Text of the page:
I sometimes need a saw to cut into my loaves :)
Am I steaming too much? ( I normally throw three ice cubes on a hot skillet, 450F for 15 minutes, then lowered to 400F for an additional 20).
Too much steam? I doubt it. In spite of what you may have heard or read, Ice cubes don't provide much steam. Remember that steam is produced ONLY when the water source (a pan or water or the drippings from your ice cubes) reaches 112 degrees. Try using a pan of water on the bottom rack of your oven with about half a cup of water in it and put it iin place during preheat. When you load your loaf, pour another half cup of boiling water into the pan and close the oven. You'll get instant steam, and lots of it. Then, about every thirty seconds after loading youru oven, spritz the interior walls with a spray of water. Do that three or four times before furning the oven temperature down for your final bake.
There are lot's of ways to steam...I agree with flournwater, I doubt you had to much steam! I've tried just about every method I can think of listed on this site for home oven steaming. Right now this is my favorite method of steaming and I have no complaints. Here is a photo of a recent example of breads, I baked using the method I show Here.
I get great thin, crackly crusts using the "cloche" method, and this time of year is a great time to experiment because big foil turkey roasting pans are everywhere and usually on sale. for very little.
Just make sure that the turkey roaster pan fits on your stone with no gaps. I like to preheat the pan in in the oven, but if I forget it doesn't seem to matter. When you place your dough in the oven, cover it with the pan for 1/3 to 1/2 of the baking time. The hydration in the dough makes its own steam, and the resulting crust is awesome. No hot water, ice cubes, or steam to deal with.
If you like this method, you may eventually want to trade out the easily smushed foil pan with something sturdier. I bought a big enamel turkey roaster from Goodwill for $3 and use the bottom as a "cloche".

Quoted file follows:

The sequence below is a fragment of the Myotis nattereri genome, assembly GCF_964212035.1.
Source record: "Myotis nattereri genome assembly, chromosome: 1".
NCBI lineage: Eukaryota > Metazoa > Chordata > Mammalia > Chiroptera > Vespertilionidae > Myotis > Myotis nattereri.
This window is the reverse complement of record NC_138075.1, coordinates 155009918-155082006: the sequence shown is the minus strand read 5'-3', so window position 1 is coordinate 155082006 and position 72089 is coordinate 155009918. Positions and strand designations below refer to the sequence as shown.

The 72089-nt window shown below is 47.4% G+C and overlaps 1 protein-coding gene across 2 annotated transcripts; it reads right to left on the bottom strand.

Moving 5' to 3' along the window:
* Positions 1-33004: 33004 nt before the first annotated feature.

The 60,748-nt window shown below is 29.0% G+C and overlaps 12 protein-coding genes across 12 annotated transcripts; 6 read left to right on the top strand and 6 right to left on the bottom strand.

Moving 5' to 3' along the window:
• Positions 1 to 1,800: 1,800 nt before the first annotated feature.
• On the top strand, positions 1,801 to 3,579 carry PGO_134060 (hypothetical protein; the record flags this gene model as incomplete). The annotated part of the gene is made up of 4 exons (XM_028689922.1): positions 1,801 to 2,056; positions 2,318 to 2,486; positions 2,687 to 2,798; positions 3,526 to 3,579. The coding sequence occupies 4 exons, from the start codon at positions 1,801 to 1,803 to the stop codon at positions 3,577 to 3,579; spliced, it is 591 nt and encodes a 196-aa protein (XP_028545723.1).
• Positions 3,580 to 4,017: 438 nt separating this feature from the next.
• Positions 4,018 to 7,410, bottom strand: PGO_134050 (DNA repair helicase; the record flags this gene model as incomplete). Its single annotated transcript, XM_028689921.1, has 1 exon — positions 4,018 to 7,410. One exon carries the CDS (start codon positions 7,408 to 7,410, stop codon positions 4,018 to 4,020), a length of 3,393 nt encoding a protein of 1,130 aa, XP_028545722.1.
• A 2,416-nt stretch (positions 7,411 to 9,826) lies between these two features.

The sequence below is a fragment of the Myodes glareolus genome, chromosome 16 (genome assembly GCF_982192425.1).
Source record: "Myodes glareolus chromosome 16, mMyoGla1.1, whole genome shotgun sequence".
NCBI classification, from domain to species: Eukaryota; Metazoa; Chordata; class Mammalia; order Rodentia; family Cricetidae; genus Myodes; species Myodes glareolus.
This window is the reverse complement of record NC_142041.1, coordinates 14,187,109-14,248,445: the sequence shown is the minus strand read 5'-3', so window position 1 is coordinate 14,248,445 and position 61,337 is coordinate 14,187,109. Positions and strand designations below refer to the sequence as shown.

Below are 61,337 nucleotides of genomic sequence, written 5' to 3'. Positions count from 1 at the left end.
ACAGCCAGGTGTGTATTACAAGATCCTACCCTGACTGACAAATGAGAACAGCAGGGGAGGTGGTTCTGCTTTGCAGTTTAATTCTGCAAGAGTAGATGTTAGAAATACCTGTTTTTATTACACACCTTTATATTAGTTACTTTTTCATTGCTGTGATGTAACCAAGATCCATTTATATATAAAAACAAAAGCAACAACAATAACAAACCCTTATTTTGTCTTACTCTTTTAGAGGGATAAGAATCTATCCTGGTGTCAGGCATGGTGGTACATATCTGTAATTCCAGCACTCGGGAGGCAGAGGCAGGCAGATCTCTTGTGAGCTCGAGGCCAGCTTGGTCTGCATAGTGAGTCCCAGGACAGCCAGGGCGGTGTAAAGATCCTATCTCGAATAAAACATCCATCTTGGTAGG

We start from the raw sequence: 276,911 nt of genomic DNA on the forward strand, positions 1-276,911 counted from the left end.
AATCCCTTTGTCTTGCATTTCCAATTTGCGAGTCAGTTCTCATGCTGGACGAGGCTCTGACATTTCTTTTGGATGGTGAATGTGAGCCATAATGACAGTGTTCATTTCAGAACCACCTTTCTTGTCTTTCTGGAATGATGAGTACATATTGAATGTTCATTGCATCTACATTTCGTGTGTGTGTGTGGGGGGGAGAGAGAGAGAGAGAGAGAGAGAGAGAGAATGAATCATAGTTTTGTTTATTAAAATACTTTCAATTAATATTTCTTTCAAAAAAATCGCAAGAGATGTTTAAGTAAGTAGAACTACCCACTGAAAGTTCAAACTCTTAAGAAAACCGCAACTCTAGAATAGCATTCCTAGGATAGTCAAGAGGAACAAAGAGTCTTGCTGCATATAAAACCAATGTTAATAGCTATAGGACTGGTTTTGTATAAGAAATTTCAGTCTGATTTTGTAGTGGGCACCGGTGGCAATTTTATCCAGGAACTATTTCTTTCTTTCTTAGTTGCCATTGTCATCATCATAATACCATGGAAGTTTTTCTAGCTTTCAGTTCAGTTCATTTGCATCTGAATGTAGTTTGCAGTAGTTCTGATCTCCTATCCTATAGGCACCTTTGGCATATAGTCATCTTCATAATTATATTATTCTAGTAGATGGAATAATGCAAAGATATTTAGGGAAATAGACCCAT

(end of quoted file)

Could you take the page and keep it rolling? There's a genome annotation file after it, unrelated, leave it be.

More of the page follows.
I also bought an inexpensive clay baker. I preheat the lid only, put the dough in the bottom and cover it in the oven with the hot lid, and remove it 1/3 to 1/2 way through. It's great.
If you suspect steam, try absolutely no steam with your next batch, a easy process of elimination! You didnt say what type of dough/bread, how it was mixed and feremented, what size the loaves were or how the rest of the bread stands up, colour ? oven spring? interior -fluffy? open? dense? chewy?
Obtaining a good hard crust is something we try to achieve with some breads ie ciabata etc. These are normally achieved with a cooler temp over a longer oven period and no additions like sugars and fats.
Ruckerz: i used to get very hard crusts as well, until i slightly lowered the temperature of my oven. I used to bake at about 230-240 C throughout the bake and end up with flavourful but teeth-chipping crusts. Now i go for a high temperature in the intial 10 mins then slightly turn it down. But it all depends on your oven and type of bread too. You just have to hover around the oven to gauge. I think too that steaming prevents an over-hard crust.
My problem is that my slashes tend to close up. They open up nicely then i watch in dismay as they close up. ANyone can help me out ??? I cant decide if it's too much steam or too little?